Credit numbers in colons have plateaued for the country’s banking sector. Asociación Bancaria Costarricense data showed that since March the growth rate of credit in colons has dipped from 11.9 percent to 10.4 percent as of June.
This decline in credit issued to the banks is directly associated with the decreased amount of liquidity in the financial system’s balance of deposits, according to Gilberto Serrano, the association’s president. These deposits allow banks to make loans to the general public.
On the other end, credit in dollars has maintained itself at a relatively even level, despite a quick spike in June. According to data from Banco Central, credit growth in the dollar from December of 2013 to June of this year was only 2.8 percent, compared with 6.8 percent a year earlier.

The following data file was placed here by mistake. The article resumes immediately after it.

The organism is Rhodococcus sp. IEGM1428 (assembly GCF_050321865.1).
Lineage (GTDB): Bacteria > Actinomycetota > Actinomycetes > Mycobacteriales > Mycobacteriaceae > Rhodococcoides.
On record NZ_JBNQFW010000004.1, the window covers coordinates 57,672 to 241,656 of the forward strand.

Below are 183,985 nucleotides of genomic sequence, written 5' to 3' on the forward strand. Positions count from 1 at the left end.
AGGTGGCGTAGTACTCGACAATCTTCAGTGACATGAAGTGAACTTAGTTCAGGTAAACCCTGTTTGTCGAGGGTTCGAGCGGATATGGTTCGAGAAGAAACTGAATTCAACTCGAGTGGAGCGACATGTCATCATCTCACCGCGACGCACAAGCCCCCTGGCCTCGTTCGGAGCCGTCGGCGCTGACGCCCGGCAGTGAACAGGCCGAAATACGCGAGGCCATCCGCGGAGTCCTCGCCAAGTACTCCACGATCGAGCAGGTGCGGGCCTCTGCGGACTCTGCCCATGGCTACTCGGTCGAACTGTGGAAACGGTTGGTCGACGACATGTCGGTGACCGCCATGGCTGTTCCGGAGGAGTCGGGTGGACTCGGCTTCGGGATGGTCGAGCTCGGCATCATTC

Serrano said there are two major reasons for the credit being stagnant in dollars, and both relate to a government that is careful when facing the foreign exchange risk. Clients are more cautious, given the volatile nature of exchange rates seen in February and March. Also, he said, the financial institutions are implementing careful measures after being advised to do so from the country’s financial supervision board.